From Bristol to Mary Fletcher. March is certainly a tardy correspondent, for looking at the date of Fletcher’s letter, she sees that it was sent in December 1803, three years ago! March has often thought about writing a reply ‘but something intervened, the time did not seem come.’ She is now stirred to write for two reasons; firstly, to express her condolences on the death of Fletcher’s worthy brother [Samuel Bosanquet] ‘whose charming mental portrait so finely drawn, gives excellent traits of character. I particularly admired his candour and gentle admonitions. I remember his currycombing you for his horse, & bridling you with a green ribbon, at about six years, he was then a beautiful boy, & my brother [Thomas March-Phillipps] says a handsome man. He highly esteemed and respected him as a first rate character.’
March’s second reason for writing is to thank Fletcher for the £10 that she was kind enough to lend her many years ago, and afterwards increased that obligation by cancelling the debt and returning the £10 note. March returns the money now ‘without inconvenience to myself, so graciously has providence dealt with me restoring to me the years the locust has eaten, through my cousin Ann Cramner’s bequest.’ March still however considers in debt for the interest but as she does not know how that sum stands at the moment, she leaves it for the present.
She supposes that her sister [Mrs Berkin] has told Fletcher of the sad state of Henry Cramner, ‘who from the weakness of old age & combining circumstances is incapable to take care of himself or his estates. His relations have been forced to put him into the hands of the Chancellor, who will appoint his cousin R. Cramner as heir at law [unreadable word] for the estate, and a natural son of his of the name of Gordon, a lieutenant in the militia, who has a wife and seven children, to have the care of his person. He has been some months under the control of a wicked woman & her husband, who once was his mistress, & forced herself upon him, living and ruling in his house, & wasteing his substance. It has been with great difficulty he has been rescued out of her hands, as she ran away with him from Quendon & secreted herself near London. Her husband had previously been committed to Chelmsford Gaol for assaulting one of the witnesses on the publick trial.’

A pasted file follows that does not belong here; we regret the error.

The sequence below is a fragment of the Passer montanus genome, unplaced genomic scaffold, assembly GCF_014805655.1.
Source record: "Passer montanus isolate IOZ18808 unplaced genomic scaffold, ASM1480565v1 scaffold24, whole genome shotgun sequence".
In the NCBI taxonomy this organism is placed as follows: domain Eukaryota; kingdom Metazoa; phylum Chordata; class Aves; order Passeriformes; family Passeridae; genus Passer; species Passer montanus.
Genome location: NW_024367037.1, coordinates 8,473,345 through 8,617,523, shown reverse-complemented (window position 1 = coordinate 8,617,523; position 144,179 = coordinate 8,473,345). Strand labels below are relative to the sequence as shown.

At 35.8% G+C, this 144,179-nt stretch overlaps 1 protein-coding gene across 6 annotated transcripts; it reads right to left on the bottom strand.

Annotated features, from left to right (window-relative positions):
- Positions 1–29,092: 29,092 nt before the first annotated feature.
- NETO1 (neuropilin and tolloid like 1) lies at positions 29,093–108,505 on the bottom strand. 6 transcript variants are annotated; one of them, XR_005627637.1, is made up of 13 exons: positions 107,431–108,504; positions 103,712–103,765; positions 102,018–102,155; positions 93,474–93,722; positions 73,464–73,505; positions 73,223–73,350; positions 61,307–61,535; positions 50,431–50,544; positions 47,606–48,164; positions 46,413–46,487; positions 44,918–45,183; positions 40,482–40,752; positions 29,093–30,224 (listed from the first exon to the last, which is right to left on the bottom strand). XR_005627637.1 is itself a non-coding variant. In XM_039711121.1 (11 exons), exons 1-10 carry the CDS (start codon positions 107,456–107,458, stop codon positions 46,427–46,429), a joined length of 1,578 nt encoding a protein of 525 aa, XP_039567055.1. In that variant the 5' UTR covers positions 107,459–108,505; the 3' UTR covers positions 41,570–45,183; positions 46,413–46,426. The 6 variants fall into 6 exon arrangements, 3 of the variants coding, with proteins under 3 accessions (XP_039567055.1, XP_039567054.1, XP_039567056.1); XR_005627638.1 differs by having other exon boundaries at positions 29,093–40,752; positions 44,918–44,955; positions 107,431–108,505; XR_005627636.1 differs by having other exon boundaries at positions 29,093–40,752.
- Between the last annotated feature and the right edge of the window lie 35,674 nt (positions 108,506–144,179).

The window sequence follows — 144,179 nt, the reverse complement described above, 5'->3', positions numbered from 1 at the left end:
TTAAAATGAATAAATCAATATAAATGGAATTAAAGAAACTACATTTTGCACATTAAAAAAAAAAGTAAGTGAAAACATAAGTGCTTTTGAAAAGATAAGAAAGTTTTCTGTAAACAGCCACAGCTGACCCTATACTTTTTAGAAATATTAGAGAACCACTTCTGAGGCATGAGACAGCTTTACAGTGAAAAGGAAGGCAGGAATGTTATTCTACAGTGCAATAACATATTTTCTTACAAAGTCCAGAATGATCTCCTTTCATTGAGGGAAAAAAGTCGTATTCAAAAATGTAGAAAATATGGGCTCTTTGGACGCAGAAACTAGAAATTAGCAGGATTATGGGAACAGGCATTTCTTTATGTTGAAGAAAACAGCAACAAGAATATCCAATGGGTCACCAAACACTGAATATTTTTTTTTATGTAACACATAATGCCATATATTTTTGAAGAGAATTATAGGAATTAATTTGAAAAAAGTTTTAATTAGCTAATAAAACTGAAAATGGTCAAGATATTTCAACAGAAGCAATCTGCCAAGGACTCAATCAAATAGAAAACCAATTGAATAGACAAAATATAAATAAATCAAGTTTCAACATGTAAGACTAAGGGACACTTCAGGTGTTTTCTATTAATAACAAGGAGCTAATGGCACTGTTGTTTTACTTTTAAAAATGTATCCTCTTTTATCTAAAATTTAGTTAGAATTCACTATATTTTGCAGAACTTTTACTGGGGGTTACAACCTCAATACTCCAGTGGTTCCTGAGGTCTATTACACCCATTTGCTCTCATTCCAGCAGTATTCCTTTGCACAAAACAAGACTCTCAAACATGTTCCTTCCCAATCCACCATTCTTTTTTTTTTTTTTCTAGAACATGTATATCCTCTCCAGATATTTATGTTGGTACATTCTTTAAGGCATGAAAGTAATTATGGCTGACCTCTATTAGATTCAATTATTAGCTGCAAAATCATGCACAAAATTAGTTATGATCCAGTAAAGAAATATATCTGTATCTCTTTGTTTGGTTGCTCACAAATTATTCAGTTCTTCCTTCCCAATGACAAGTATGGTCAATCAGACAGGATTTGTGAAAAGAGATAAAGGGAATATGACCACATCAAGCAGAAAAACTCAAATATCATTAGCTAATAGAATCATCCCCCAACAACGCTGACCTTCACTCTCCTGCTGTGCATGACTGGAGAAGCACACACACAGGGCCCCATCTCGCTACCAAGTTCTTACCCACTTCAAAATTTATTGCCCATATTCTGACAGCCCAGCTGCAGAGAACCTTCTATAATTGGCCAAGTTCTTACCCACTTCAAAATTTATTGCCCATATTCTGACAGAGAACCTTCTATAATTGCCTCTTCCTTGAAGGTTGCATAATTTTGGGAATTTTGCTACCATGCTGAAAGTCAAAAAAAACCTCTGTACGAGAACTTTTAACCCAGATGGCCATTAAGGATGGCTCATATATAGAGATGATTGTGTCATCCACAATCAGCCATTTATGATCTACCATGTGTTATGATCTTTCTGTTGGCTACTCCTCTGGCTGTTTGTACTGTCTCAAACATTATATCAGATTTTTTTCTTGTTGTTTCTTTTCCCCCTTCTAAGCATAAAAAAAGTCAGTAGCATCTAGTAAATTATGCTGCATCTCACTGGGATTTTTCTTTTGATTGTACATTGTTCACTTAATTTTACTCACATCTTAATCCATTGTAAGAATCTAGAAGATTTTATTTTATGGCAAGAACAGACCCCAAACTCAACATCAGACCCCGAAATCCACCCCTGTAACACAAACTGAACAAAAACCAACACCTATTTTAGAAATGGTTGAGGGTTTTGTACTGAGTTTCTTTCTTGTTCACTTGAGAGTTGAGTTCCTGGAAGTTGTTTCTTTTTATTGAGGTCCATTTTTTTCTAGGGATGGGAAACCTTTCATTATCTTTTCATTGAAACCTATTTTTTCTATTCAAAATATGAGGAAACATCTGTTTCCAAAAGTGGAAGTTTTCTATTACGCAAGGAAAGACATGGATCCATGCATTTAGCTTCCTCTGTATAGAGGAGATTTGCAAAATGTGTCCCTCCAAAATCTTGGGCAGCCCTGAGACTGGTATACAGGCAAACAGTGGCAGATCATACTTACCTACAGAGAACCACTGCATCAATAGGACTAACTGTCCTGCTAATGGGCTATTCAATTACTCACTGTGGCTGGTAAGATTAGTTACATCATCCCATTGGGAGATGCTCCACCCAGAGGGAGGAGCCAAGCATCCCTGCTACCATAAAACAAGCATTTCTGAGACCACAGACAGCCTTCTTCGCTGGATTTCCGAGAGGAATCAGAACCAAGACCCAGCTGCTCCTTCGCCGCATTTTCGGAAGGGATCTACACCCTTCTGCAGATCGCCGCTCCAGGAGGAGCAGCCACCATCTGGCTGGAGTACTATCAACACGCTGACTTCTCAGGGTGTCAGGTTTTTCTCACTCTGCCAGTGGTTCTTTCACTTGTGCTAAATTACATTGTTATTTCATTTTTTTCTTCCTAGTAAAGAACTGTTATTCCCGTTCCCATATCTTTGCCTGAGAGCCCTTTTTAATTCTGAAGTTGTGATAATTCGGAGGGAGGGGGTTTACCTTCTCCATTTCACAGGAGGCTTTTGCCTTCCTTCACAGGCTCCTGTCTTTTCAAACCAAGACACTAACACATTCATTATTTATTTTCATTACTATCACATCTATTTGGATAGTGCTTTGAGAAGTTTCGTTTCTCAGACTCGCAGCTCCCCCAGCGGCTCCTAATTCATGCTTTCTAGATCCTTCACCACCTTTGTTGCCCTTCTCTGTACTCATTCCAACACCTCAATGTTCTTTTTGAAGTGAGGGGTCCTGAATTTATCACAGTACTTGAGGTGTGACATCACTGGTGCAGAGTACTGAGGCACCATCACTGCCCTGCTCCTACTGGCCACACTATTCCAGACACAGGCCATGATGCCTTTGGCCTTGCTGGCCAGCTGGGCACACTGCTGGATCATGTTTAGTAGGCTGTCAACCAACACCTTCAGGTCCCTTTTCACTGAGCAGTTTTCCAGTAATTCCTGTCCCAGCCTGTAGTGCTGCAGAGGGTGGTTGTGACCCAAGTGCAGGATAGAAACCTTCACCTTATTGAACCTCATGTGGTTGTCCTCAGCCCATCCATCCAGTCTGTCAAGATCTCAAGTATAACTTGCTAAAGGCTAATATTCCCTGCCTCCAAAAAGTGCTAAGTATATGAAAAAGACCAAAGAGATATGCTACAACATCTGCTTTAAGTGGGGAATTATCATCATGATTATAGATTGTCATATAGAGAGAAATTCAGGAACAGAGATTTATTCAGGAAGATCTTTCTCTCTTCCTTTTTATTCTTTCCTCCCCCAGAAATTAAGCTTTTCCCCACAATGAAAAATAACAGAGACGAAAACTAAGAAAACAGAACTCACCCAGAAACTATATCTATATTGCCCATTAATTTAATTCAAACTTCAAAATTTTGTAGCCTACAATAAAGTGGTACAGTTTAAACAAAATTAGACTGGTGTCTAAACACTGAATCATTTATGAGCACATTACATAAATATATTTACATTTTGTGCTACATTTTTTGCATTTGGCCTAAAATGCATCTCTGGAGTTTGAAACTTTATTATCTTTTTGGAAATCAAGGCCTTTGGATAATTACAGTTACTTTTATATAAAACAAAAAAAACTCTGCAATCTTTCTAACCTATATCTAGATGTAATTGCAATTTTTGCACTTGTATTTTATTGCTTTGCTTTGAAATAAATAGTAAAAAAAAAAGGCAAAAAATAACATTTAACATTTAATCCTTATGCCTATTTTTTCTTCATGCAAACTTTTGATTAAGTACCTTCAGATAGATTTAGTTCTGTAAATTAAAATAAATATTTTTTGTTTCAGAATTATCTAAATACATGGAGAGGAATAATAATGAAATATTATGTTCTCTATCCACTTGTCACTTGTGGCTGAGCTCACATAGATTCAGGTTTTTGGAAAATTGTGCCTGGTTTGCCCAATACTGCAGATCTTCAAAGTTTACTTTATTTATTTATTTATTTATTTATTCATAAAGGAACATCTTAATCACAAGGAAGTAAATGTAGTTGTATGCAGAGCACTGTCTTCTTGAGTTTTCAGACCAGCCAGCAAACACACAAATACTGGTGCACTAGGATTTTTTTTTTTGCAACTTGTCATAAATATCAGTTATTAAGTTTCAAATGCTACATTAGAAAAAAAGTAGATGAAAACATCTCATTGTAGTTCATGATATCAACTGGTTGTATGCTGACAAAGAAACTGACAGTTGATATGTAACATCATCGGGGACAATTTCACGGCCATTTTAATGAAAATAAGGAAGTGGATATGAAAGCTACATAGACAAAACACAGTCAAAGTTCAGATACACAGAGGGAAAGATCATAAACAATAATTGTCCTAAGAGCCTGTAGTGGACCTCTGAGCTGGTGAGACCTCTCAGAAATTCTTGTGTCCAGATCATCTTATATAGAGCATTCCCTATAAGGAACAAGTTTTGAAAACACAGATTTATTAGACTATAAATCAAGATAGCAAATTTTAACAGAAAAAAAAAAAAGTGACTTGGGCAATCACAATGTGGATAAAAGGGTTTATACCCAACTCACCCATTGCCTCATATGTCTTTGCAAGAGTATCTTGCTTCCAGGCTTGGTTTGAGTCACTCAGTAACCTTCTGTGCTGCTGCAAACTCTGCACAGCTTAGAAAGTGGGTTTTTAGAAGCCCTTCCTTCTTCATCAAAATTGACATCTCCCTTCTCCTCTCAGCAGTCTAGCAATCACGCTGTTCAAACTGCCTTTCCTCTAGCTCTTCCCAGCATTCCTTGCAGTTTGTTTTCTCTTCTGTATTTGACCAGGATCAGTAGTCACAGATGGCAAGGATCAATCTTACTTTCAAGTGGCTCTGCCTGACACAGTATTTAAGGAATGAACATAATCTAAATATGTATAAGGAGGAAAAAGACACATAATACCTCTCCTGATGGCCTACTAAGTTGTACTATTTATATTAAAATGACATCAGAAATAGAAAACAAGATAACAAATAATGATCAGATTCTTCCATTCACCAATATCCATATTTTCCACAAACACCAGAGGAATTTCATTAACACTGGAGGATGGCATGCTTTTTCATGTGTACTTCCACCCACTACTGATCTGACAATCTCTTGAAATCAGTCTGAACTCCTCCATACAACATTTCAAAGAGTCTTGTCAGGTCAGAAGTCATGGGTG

March’s spiritual and mental state is presently very easy. She looks on death as ‘disarmed of its sting & the grave of its victory. The mighty Conqueror reigns…’ Spiritual matters are further discussed in detail.
She has heard three sermons this summer from Mr Grove on the three states in the second chapter of the first epistle of John.
Mrs Ray died 2 December . A few months previously she had slipped in her chamber through physical weakness and broke her arm, although the Lord made it a ‘sanctified affliction.’ She did however recover from that and died from weakness and old age.
- Samuel Bosanquet (1744-1806) was the son of the wealthy Hugeunot merchant Samuel Bosanquet senior of Forest House in Essex. His sister was the pioneering Methodist female preacher Mary Bosanquet who subsequently married the noted clergyman John Fletcher of Madeley. Bosanquet was a wealthy landowner and banker, serving as Governor of the Bank of England in 1792. He was also a magistrate and Deputy Lieutenant of Essex and served as High Sheriff in 1770. Bosanquet also owned considerable estates in Monmouthshire. Source: Burke’s Landed Gentry 1853, 1:119.